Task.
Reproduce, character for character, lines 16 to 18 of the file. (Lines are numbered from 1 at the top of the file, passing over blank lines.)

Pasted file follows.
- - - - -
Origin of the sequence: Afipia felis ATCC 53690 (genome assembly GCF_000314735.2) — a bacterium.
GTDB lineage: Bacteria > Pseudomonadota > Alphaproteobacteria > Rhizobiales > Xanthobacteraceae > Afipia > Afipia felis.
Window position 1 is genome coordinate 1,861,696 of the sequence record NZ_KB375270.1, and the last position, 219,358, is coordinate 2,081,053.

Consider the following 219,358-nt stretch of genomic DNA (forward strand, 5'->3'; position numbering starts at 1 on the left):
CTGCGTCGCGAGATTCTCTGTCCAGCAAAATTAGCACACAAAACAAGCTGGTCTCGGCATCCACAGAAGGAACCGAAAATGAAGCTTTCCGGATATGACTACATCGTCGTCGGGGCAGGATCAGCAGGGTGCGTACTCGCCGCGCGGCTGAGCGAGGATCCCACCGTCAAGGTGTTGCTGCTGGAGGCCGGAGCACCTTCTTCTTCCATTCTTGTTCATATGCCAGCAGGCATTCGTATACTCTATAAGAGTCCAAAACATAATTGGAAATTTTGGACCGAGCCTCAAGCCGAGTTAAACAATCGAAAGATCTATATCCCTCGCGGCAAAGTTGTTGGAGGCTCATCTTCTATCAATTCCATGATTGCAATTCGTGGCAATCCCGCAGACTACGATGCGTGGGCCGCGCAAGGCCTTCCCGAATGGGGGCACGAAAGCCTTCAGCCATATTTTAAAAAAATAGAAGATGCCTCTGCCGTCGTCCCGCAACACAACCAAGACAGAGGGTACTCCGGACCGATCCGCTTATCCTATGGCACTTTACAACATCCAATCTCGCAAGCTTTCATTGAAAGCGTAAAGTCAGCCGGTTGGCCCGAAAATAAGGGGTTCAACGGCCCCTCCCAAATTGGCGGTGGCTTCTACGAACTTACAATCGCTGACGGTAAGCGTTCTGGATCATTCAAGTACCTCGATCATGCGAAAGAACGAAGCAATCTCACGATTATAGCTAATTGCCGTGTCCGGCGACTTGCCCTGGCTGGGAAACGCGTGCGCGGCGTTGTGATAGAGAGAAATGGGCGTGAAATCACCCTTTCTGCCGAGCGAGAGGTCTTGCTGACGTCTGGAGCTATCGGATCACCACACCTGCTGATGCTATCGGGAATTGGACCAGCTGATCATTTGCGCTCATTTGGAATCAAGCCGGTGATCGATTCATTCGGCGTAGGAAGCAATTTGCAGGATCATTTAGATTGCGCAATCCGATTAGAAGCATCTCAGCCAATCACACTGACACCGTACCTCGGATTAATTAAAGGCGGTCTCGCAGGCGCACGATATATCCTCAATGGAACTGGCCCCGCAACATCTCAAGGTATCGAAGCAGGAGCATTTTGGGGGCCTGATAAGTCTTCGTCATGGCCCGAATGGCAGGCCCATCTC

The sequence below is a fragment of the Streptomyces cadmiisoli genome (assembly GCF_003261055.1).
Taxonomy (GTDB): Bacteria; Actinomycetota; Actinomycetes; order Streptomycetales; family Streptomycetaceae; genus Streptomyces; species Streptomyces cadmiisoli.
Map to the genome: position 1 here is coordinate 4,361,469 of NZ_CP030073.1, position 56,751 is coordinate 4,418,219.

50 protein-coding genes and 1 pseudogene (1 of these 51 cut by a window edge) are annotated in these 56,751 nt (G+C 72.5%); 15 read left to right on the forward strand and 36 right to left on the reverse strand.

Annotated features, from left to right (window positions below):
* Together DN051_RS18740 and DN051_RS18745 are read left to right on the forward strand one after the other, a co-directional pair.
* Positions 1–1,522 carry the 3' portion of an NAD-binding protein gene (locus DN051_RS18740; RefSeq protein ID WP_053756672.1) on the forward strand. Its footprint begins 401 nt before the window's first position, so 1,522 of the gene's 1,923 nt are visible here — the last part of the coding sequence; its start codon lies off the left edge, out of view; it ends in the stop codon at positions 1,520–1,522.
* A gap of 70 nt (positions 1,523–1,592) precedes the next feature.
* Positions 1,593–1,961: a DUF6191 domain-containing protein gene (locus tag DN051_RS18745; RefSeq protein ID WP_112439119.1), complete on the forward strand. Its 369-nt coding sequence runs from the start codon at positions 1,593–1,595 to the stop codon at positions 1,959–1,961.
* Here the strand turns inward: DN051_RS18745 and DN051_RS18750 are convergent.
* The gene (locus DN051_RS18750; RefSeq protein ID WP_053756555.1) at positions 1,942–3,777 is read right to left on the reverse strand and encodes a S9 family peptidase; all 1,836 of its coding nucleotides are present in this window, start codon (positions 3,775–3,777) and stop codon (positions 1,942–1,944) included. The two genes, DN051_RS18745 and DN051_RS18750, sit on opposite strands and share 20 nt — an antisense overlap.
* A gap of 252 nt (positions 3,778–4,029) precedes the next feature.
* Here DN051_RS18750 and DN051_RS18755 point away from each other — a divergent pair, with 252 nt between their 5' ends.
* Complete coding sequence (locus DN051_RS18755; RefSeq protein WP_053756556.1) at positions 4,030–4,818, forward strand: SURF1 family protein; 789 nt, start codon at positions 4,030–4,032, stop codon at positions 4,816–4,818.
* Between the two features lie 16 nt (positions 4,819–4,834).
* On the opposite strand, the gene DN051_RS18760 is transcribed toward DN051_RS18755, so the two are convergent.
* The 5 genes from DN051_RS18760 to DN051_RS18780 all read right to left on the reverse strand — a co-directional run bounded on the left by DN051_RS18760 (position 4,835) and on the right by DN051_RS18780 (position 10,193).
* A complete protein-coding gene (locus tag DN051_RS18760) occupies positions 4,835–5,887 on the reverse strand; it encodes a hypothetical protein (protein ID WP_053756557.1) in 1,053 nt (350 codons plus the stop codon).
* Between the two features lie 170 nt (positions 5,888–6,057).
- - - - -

* The gene (locus DN051_RS18750; RefSeq protein ID WP_053756555.1) at positions 1,942–3,777 is read right to left on the reverse strand and encodes a S9 family peptidase; all 1,836 of its coding nucleotides are present in this window, start codon (positions 3,775–3,777) and stop codon (positions 1,942–1,944) included. The two genes, DN051_RS18745 and DN051_RS18750, sit on opposite strands and share 20 nt — an antisense overlap.
* A gap of 252 nt (positions 3,778–4,029) precedes the next feature.
* Here DN051_RS18750 and DN051_RS18755 point away from each other — a divergent pair, with 252 nt between their 5' ends.